2013-03-01 12:00 - Messages

Rider-operated lift trucks operator training and safe use

Approved Code of Practice and guidance

This revised edition of L117 is aimed at employers and those responsible for the safe operation of lift trucks, as well as those in control of worksites, the self-employed, managers and supervisors. It includes an outline of the main legal requirements relating to lift trucks; the Approved Code of Practice text (unchanged from the previous edition) and guidance on operator training for stacking rider-operated lift trucks. It also includes some of the guidance from HSG6 Safety in working with lift trucks (and replaces HSG6), for example, information about lift truck features; guidance on the safe use of lift trucks and how to protect pedestrians; and guidance on the maintenance and thorough examination of lift trucks.

Source : http://www.hse.gov.uk/pubns/priced/l117.pdf

Nail guns

Nail guns are used in workshops during assembly, for example bed manufacture or pallet making. They also get used a lot on site for shop fitting, timber frame erection, etc. The use of nail guns has increased dramatically over the last few years and nail gun incidents now feature in high numbers in HSE's woodworking accident statistics.  Nail guns use a piston that is driven at high speed onto the head of a nail (or large staple) to force the fixing into the timber in one adjustable strike.  The nails range in size from about 15mm to 100mm long and these are held in strips in a magazine.  There are three main types of nail gun.  For factory use the type operated by compressed air is most common.  For site use the type using butane gas is widely used.  The butane is mixed with air in a combustion chamber and ignited by an electric spark when the trigger is pulled.  The third type are light weight and much less powerful and use an electric motor and spring to drive the piston - some of these are battery operated.  This web page does not cover the use of much more powerful cartridge nail guns that are used for fixing materials into steel or concrete [...]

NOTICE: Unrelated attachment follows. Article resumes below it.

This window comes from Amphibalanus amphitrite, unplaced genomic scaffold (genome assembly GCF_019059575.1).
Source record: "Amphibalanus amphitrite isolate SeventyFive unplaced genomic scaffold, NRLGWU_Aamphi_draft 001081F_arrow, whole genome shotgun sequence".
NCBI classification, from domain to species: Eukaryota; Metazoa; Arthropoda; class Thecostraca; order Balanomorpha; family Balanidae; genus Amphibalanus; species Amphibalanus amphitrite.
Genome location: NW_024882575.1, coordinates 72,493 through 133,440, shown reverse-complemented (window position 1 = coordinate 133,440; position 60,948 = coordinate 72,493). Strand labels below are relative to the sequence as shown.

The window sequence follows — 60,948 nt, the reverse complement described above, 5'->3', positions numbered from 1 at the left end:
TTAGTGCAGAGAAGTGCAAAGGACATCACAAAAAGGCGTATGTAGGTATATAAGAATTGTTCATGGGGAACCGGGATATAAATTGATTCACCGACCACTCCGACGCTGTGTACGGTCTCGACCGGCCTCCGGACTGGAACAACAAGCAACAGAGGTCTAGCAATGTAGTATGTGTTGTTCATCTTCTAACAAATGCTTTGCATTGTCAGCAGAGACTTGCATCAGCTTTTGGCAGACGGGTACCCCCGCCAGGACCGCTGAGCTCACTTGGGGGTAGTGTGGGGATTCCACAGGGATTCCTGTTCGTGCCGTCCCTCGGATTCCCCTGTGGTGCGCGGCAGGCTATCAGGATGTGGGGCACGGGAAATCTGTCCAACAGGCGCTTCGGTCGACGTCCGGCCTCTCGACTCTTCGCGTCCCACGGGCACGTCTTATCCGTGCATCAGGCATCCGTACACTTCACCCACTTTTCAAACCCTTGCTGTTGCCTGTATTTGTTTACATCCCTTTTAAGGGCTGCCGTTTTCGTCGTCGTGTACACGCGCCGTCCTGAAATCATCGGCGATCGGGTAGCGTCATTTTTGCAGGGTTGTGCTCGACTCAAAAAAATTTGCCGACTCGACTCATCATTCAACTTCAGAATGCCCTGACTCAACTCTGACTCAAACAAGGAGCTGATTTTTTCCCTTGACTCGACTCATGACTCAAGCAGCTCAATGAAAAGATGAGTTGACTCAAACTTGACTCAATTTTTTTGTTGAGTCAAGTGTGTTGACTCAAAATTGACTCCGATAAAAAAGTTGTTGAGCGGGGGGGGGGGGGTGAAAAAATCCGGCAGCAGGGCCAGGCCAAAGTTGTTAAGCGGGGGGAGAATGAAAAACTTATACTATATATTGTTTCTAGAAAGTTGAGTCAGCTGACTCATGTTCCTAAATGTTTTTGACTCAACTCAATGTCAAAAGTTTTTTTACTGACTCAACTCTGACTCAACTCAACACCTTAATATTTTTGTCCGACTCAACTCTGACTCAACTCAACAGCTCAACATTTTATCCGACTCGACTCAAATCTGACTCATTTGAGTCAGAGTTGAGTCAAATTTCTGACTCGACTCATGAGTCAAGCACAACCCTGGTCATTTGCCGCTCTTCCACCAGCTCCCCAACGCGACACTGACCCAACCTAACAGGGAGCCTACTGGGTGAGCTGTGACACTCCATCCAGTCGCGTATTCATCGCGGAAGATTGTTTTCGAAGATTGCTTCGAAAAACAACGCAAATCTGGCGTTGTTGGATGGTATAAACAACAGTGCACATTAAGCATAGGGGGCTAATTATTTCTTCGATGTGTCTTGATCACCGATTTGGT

Source : http://www.hse.gov.uk/woodworking/nail-guns.htm?ebul=gd-woodworking&cr=2/Mar13

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